Fanzines, especially during the 1990s, became cult objects, sought after and obsessively exchanged between writers. The first generation of European fanzines were divided into two categories in terms of content: those that associated graffiti with the Hip Hop movement, and those focused on the stylistic evolution of the pieces, which considered graffiti an independent phenomenon. In this period, in addition to the photograph showing the finished work, reproductions of the sketches and small texts appeared in the early fanzines, and the collage technique was widely used by many zinesters. Collage was essential since, being these publications made purely by hand it was it the only way to make content-rich pages, photographic and otherwise, adding a personal style. A few examples were the Italian magazines Collage, released between 1996 and 1997, and Maccaroni Magazine, also with first issue released in 1996.

From Collage, issue 1, 1997 (scan by me)

From Maccaroni Magazine, issue 0, 1996 (scan by me)

Among the early 90’s graffiti magazine pioneers, four are still published with approximate regularity today: Bomber Magazine from Holland, Graphotism from England, Xplicit Grafix from France and then Underground Producctions (UP) from Sweden. Several hundred titles, probably thousands, have come and gone over the years, mostly with one or perhaps two issues. Because making a magazine is hard work, and in most cases this work meets with absolutely no financial reward.

Swapping magazines was one of the tricks that allowed this graffiti magazine sub-culture to spread so fast during the 90’s, but they were often found moreover in the first streetwear shops and skater shops.

Since the 2000s, the experience and practices of writing and, more generally, of street art have been spreading around the world through the Internet; in several cases, the more classic paper zines went digital, in some cases even years after their production ended, like Spraydaily that is a blog but, in a certain way, an online fanzine itself, born in the 90’s as a paper fanzine, and digitized in 2012.

Let’s jump ahead and get to the contemporary, where we can often see an attempt to emphasize the importance of actions, precisely preferring photos that portray not only the piece itself, but the context in which it was made. In recent years, in fact, in the context of the graffiti world and hip hop more generally, we often hear about “lifestyle.”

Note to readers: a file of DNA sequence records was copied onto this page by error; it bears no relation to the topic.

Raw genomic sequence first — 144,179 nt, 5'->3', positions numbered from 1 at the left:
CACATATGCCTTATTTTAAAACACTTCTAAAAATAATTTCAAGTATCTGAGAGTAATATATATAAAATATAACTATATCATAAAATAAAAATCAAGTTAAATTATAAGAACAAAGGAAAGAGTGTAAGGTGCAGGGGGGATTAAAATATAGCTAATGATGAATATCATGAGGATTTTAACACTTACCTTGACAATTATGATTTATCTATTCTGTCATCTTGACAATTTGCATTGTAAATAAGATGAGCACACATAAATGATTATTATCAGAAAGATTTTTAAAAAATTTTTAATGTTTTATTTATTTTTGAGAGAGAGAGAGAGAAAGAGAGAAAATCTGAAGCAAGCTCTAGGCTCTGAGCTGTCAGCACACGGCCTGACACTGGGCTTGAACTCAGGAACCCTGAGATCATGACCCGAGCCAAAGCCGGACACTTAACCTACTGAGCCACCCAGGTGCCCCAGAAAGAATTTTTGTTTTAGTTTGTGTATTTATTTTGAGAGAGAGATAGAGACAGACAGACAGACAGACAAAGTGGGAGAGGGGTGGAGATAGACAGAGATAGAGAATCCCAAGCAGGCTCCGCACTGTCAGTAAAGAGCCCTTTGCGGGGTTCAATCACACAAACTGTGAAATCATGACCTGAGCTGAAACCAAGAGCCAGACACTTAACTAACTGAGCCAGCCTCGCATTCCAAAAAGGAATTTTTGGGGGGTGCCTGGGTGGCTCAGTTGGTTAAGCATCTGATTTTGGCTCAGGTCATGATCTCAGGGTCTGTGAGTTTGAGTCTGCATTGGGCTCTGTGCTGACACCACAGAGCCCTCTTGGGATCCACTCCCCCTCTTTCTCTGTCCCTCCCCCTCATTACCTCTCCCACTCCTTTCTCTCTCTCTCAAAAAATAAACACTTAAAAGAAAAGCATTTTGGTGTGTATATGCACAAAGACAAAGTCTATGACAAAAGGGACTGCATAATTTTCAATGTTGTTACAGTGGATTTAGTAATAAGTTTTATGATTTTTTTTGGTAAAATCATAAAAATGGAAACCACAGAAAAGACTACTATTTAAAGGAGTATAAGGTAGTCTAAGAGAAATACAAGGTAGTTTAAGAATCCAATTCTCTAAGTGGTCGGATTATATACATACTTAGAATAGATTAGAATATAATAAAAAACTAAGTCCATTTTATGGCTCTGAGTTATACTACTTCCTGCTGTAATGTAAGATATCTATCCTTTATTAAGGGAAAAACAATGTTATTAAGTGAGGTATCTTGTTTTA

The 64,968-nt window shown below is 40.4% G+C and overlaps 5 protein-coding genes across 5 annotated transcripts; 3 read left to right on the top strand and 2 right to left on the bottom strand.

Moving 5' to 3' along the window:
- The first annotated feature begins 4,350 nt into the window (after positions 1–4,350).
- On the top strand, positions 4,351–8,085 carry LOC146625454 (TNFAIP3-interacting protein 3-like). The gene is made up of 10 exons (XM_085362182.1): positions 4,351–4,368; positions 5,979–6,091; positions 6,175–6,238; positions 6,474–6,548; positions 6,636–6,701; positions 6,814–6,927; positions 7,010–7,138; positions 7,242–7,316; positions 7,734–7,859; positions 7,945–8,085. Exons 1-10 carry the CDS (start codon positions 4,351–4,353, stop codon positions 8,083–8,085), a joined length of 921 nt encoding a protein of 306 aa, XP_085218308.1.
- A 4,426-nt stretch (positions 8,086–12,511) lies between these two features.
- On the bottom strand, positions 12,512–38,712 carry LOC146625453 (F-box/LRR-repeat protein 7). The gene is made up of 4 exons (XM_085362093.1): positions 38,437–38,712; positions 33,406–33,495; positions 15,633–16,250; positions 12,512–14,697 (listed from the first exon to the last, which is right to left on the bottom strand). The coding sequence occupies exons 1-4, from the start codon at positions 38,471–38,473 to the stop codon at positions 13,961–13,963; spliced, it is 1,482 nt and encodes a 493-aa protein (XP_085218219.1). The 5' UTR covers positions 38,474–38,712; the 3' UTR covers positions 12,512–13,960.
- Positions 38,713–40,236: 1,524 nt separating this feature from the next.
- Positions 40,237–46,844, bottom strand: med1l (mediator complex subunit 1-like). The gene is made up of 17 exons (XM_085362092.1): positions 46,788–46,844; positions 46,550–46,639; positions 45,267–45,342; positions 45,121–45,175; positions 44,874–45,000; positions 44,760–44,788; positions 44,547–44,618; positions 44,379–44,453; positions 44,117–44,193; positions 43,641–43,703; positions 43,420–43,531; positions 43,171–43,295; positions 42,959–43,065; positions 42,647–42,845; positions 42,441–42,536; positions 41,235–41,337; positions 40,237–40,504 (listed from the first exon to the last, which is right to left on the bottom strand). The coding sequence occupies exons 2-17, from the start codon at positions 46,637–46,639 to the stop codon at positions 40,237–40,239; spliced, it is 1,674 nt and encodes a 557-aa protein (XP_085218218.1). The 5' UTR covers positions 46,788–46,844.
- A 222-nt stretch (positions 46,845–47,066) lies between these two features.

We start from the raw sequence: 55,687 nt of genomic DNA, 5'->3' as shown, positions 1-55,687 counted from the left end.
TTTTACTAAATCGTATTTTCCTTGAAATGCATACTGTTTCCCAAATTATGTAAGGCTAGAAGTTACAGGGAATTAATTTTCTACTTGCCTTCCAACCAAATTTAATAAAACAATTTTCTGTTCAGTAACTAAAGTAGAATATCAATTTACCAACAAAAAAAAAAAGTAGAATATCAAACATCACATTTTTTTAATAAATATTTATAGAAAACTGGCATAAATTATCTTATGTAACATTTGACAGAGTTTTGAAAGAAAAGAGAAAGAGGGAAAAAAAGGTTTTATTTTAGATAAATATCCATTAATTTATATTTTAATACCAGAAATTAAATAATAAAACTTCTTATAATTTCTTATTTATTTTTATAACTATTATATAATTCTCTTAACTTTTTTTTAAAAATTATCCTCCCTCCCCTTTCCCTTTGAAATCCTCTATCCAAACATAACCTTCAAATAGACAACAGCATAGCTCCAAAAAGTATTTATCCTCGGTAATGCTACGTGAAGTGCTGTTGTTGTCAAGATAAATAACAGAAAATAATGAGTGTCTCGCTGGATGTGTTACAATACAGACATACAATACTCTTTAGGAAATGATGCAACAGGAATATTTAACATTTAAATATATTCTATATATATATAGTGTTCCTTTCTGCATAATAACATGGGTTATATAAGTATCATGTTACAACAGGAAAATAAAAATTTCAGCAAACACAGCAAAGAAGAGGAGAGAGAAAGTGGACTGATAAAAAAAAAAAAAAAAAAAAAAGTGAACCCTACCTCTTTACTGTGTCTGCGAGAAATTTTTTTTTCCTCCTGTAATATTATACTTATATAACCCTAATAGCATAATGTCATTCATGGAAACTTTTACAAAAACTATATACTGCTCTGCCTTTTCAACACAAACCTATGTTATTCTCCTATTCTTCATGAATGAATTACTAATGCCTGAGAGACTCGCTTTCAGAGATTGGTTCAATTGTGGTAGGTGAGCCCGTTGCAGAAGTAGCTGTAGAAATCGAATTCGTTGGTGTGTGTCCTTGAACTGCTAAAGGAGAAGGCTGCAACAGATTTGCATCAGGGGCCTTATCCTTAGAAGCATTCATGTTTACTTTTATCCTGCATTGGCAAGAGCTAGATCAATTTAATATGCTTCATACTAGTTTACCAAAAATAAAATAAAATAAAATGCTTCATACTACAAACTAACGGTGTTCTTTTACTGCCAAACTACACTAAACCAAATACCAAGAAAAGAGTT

Especially in the realm of photography dedicated to graffiti, it has become very important to represent precisely the context surrounding the practice of graffiti itself. When speaking of lifestyle, the intention is to portray not only the behind-the-scenes making of a piece, but what characterizes the actual way of living created around it, often reckless and bordering on the legal.


An example of this kind in the field of magazines, could be represented by the English “Analog Delinquents,” not exactly a zine representing graffiti per se but very much focused on the lifestyle of those who live the world of graffiti every day.

Source: @graffitibooksandmags

Source: @montana.nottingham

Lately, at least here in Europe, the practice of fanzines seems to be very much back in vogue, even in the community of new writers who increasingly like to experiment on printed paper with photography and graphics.

It is very common, for example, to have “author” zines, created, often independently, by writers and artists and tending to elevate the culture of writing to a true artistic product. “They don’t hate us, they just hate their lives” (2023) , a paint-remixed photography zine, created by the Italians T.Cities and Francesco Barbieri, relatively an analog photographer and a painter, is the perfect example of this case; here, the mix of graffiti photography and painting results in an aesthetically excellent and innovative product.

Source: @telling_cities Instagram

What we are seeing and what we all have before our eyes is that, in fact, the internet has by no means killed print media on the contrary, accomplice to the fact that printing costs are much more affordable than they used to be, the production of magazines, fanzines and books has multiplied exponentially, and the market is vibrant. These kinds of publishing products, today more than ever, are needed to give depth to the things that pass by on our smartphones every minute and lock them forever, and to give our senses a chance to enjoy such an aesthetically satisfying physical product.

Elena Lovecchio is an Italian writer and photographer, momentarily based in Lisbon (Portugal). Always passionate about contemporary art, she is a graduate of the Master of Arts, Museology and Curatorship program at the University of Bologna and has been fascinated by the world of graffiti and street art since her teenage years. She has analog photography as a hobby and in her free time enjoys going around photographing walls and abandoned buildings.

Instagram: @Lengreyy